You pay taxes where you are declaring the money.
I'll use random values here to exemplify things.
Let's say you are from Ireland and you are in South Africa. Are you getting money as an individual or as a company? If you are getting the money as an individual, do you have a way to declare and pay taxes in south Africa? If you have, pay in South Africa.
And let's say that the income tax in South Africa is 20% and the income tax in Ireland is 27% and you are receiving 10.000 $
First, you pay the income tax in South Africa and spend the money there. So, you would be paying 2.000$ to the South African government and getting the remaining 8000$ for yourself.
And now let's say that after paying all you bills and going out, you are left with 1.000$ that you want to send to your investments account in Ireland, should you pay 27% taxes?
The answer is NO
As you have already paid income taxes on that source of the money, you are not going to be double taxed, however, as Ireland's income taxes are higher, you should pay the difference, so you pay 7% of the 1000$ entering Ireland as income tax, and in whatever for you use to declare the taxes, you state that you already paid 20% for the South African government.
That's the principle, but what if things are reversed? What if you are receiving your money in Ireland and spending on South Africa. In that case you pay 27% on the 10.000, leaving you with 7300 on you bank account, if you ever transfer any money to a South African bank, you still need to declare that money but you don't need to pay taxes because you already paid income tax in Ireland, and since the 27% is greater then 20%, they can't demand any more from you.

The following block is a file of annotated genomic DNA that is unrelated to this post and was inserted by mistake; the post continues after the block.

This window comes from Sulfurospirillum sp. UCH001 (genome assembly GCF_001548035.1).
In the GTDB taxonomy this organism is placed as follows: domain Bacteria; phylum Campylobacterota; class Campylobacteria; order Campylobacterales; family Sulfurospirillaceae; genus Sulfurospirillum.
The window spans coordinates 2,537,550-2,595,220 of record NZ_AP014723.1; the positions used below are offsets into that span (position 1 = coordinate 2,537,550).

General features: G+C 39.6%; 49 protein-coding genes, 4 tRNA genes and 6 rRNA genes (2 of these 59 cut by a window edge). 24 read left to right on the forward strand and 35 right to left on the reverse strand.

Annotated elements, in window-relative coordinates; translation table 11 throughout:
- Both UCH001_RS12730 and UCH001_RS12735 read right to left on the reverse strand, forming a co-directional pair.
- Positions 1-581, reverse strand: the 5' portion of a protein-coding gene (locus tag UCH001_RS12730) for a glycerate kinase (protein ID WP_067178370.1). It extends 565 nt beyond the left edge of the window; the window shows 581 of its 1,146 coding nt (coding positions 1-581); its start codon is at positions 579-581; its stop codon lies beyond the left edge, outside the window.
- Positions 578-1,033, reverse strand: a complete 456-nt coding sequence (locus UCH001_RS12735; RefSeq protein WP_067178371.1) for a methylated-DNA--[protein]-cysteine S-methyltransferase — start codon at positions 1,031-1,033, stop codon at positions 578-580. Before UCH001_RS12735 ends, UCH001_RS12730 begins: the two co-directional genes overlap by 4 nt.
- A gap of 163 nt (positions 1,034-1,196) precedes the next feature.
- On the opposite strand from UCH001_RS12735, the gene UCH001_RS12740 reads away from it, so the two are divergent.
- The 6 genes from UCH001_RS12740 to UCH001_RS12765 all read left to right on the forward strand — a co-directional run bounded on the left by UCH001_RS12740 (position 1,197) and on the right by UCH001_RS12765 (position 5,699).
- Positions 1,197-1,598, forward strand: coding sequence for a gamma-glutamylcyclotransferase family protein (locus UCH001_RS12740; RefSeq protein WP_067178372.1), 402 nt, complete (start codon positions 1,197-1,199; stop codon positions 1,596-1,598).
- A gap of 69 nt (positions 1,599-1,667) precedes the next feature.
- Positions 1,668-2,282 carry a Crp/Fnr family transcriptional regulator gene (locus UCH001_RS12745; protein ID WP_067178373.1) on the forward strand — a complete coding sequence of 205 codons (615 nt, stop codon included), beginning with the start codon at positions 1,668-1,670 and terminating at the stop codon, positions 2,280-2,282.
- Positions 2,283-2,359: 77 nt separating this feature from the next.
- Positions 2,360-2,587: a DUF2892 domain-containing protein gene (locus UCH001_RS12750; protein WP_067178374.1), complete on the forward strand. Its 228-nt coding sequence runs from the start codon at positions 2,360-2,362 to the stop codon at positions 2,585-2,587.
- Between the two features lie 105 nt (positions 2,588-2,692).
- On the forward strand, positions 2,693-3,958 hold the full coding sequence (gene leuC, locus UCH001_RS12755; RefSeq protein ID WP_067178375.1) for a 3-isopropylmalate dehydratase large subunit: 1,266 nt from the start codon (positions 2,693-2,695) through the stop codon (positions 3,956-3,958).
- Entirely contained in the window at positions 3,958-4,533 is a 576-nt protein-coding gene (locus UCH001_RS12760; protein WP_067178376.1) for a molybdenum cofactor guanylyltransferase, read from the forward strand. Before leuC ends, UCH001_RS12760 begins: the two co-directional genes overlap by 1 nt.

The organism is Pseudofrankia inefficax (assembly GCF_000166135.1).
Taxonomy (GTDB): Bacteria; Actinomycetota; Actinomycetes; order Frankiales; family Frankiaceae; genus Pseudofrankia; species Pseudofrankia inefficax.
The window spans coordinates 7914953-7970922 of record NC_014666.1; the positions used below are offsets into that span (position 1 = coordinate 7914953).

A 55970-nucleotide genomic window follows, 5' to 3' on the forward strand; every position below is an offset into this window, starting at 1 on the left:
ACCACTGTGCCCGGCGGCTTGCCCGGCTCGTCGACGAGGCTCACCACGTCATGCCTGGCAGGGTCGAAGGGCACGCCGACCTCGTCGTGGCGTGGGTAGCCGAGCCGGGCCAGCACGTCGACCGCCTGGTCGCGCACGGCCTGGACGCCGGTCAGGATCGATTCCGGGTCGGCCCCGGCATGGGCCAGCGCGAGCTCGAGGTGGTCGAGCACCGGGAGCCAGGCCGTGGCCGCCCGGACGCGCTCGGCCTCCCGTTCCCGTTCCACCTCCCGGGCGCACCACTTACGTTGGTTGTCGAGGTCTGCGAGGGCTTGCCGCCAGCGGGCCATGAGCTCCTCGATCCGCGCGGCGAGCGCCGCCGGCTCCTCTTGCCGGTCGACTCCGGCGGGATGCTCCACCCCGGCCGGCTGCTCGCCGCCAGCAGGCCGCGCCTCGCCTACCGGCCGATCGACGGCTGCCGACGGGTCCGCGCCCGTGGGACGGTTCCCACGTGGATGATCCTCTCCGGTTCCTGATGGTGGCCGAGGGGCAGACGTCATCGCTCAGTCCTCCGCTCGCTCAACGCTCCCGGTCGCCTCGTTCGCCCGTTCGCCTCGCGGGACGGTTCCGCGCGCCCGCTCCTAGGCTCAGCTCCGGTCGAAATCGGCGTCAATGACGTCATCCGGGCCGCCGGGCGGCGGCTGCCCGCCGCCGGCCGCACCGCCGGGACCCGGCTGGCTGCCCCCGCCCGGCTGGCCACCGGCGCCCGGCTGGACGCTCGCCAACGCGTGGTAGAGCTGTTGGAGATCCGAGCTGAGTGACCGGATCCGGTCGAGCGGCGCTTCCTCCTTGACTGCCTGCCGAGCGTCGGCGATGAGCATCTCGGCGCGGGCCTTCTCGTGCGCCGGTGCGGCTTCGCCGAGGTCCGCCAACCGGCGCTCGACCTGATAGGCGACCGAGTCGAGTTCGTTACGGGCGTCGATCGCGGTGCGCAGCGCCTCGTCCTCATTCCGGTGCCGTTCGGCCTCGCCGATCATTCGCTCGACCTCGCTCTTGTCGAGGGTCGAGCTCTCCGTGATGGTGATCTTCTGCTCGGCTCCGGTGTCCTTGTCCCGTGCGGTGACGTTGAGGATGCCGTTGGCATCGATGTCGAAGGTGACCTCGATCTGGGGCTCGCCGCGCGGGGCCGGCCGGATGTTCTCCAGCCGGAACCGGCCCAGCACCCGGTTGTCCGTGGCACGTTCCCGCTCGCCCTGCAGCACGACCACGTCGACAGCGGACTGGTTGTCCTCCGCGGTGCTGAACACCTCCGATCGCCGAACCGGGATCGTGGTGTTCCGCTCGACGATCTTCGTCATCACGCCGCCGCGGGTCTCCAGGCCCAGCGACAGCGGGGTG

So, this is not an advice, but If I were in your position, I'd either choose the strategy that lets me keep more money in the bank, or the one that lets me sleep better at night. Any argument would be valid in your case, if you state that you rather operate your money in the EU and just send South Africa enough money for your living costs, that's an acceptable choice. If you want to send your money to South Africa because you are living there and just sending the remaining money to Ireland, that's also acceptable.
What is not acceptable is not paying taxes hahaha
Edit: the only way you'd pay taxes to Israel is if you are receiving money in a company you've opened there of if they have legislation taxing service providers, which it's very unlikely. That kind of tax is usually only applied to goods, not services, and is commonly referred as import tax, which is just a way to break imports a bit and protect the local market.
Edit2: you don'r need an international lawyer, you need an accountant local to the country where you would be receiving the money.